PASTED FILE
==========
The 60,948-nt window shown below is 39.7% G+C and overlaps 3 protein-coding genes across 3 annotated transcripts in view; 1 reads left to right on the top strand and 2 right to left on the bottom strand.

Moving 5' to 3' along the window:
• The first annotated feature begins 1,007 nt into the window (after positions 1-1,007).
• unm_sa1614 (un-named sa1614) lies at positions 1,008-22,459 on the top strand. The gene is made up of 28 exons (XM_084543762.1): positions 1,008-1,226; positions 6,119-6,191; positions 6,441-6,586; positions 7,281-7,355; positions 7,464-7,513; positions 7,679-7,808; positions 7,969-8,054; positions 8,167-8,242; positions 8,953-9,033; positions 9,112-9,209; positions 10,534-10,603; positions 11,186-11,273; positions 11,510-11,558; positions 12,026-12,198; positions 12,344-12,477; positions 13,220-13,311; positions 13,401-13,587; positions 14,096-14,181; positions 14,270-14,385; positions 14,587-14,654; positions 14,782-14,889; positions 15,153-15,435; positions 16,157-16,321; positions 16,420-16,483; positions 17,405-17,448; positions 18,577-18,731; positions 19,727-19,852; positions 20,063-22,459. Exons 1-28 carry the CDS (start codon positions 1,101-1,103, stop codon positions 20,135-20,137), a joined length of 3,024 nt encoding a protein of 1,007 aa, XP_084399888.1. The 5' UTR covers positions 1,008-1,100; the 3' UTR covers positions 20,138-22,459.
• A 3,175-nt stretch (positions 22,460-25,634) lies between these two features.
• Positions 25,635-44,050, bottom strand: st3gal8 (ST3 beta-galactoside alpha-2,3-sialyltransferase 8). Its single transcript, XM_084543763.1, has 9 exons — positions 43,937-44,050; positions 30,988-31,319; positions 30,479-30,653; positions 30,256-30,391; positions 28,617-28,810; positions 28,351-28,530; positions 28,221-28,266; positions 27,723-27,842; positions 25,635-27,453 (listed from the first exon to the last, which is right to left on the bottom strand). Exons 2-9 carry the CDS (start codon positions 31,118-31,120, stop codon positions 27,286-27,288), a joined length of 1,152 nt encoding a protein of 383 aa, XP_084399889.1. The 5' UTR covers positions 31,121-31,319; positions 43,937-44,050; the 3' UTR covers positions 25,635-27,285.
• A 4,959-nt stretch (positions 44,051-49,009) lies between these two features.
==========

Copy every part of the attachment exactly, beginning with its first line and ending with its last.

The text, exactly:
The 60,948-nt window shown below is 39.7% G+C and overlaps 3 protein-coding genes across 3 annotated transcripts in view; 1 reads left to right on the top strand and 2 right to left on the bottom strand.

Moving 5' to 3' along the window:
• The first annotated feature begins 1,007 nt into the window (after positions 1-1,007).
• unm_sa1614 (un-named sa1614) lies at positions 1,008-22,459 on the top strand. The gene is made up of 28 exons (XM_084543762.1): positions 1,008-1,226; positions 6,119-6,191; positions 6,441-6,586; positions 7,281-7,355; positions 7,464-7,513; positions 7,679-7,808; positions 7,969-8,054; positions 8,167-8,242; positions 8,953-9,033; positions 9,112-9,209; positions 10,534-10,603; positions 11,186-11,273; positions 11,510-11,558; positions 12,026-12,198; positions 12,344-12,477; positions 13,220-13,311; positions 13,401-13,587; positions 14,096-14,181; positions 14,270-14,385; positions 14,587-14,654; positions 14,782-14,889; positions 15,153-15,435; positions 16,157-16,321; positions 16,420-16,483; positions 17,405-17,448; positions 18,577-18,731; positions 19,727-19,852; positions 20,063-22,459. Exons 1-28 carry the CDS (start codon positions 1,101-1,103, stop codon positions 20,135-20,137), a joined length of 3,024 nt encoding a protein of 1,007 aa, XP_084399888.1. The 5' UTR covers positions 1,008-1,100; the 3' UTR covers positions 20,138-22,459.
• A 3,175-nt stretch (positions 22,460-25,634) lies between these two features.
• Positions 25,635-44,050, bottom strand: st3gal8 (ST3 beta-galactoside alpha-2,3-sialyltransferase 8). Its single transcript, XM_084543763.1, has 9 exons — positions 43,937-44,050; positions 30,988-31,319; positions 30,479-30,653; positions 30,256-30,391; positions 28,617-28,810; positions 28,351-28,530; positions 28,221-28,266; positions 27,723-27,842; positions 25,635-27,453 (listed from the first exon to the last, which is right to left on the bottom strand). Exons 2-9 carry the CDS (start codon positions 31,118-31,120, stop codon positions 27,286-27,288), a joined length of 1,152 nt encoding a protein of 383 aa, XP_084399889.1. The 5' UTR covers positions 31,121-31,319; positions 43,937-44,050; the 3' UTR covers positions 25,635-27,285.
• A 4,959-nt stretch (positions 44,051-49,009) lies between these two features.